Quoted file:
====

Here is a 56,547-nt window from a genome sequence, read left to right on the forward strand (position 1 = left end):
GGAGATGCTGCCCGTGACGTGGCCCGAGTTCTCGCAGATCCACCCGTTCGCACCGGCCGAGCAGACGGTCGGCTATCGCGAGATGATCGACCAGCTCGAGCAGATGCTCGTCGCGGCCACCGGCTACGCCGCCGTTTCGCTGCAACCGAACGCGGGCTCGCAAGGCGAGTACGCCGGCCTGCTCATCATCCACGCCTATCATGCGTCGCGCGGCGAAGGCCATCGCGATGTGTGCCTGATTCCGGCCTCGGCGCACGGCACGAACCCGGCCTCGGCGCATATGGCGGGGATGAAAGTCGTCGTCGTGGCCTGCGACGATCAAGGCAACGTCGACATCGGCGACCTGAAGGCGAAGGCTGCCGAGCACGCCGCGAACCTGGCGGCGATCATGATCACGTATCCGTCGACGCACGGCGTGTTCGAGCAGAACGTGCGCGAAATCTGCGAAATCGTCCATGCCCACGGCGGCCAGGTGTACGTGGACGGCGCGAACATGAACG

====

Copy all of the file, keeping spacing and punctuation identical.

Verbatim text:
Here is a 56,547-nt window from a genome sequence, read left to right on the forward strand (position 1 = left end):
GGAGATGCTGCCCGTGACGTGGCCCGAGTTCTCGCAGATCCACCCGTTCGCACCGGCCGAGCAGACGGTCGGCTATCGCGAGATGATCGACCAGCTCGAGCAGATGCTCGTCGCGGCCACCGGCTACGCCGCCGTTTCGCTGCAACCGAACGCGGGCTCGCAAGGCGAGTACGCCGGCCTGCTCATCATCCACGCCTATCATGCGTCGCGCGGCGAAGGCCATCGCGATGTGTGCCTGATTCCGGCCTCGGCGCACGGCACGAACCCGGCCTCGGCGCATATGGCGGGGATGAAAGTCGTCGTCGTGGCCTGCGACGATCAAGGCAACGTCGACATCGGCGACCTGAAGGCGAAGGCTGCCGAGCACGCCGCGAACCTGGCGGCGATCATGATCACGTATCCGTCGACGCACGGCGTGTTCGAGCAGAACGTGCGCGAAATCTGCGAAATCGTCCATGCCCACGGCGGCCAGGTGTACGTGGACGGCGCGAACATGAACG